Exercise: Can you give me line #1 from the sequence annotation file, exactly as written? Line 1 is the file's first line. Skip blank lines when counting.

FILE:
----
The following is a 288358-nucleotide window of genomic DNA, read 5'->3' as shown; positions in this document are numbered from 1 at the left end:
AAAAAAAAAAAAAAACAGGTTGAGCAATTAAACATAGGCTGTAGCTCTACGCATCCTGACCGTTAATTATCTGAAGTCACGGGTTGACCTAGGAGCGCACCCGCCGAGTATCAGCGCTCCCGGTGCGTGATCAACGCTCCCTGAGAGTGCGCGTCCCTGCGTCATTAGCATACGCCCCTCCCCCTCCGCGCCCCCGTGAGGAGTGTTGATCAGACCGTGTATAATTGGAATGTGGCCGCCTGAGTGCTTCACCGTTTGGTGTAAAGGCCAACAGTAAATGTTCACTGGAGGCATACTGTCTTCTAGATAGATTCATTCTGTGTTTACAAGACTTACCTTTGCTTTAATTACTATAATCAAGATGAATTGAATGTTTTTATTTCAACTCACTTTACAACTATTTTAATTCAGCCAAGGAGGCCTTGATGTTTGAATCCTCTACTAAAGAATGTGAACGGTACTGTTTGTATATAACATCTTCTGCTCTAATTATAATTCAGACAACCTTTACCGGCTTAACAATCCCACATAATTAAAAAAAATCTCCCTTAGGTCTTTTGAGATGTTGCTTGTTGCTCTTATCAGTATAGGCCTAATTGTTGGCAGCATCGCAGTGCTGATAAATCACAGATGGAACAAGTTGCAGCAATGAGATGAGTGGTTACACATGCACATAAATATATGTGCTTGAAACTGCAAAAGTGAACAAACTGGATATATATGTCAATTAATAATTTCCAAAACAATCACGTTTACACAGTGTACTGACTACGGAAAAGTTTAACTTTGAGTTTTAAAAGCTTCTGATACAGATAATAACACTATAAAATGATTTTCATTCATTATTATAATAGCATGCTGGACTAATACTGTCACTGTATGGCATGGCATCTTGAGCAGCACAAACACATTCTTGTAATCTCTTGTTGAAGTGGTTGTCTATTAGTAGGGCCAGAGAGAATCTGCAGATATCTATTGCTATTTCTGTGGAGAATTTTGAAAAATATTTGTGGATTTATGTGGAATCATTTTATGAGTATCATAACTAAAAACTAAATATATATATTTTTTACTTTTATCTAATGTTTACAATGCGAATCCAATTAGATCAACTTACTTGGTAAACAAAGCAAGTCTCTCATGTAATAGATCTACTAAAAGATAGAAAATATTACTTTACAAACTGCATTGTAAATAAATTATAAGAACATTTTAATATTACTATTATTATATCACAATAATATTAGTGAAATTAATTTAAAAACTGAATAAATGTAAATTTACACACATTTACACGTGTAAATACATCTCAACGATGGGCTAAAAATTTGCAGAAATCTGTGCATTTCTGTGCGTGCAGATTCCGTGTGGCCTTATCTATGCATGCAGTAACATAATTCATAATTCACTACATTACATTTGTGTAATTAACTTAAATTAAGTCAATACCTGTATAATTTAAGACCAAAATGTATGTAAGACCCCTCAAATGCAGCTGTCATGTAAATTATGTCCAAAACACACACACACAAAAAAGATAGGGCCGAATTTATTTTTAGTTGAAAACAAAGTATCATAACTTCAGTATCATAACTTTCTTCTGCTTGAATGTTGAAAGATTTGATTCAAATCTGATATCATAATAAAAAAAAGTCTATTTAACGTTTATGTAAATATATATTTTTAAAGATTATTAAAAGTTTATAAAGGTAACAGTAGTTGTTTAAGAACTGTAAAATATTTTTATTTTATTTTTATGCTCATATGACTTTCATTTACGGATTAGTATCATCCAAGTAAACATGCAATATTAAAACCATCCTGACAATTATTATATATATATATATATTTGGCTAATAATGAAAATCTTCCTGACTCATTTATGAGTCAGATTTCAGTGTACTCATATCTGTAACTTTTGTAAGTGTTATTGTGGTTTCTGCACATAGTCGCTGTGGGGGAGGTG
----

The following is a 288358-nucleotide window of genomic DNA, read 5'->3' as shown; positions in this document are numbered from 1 at the left end: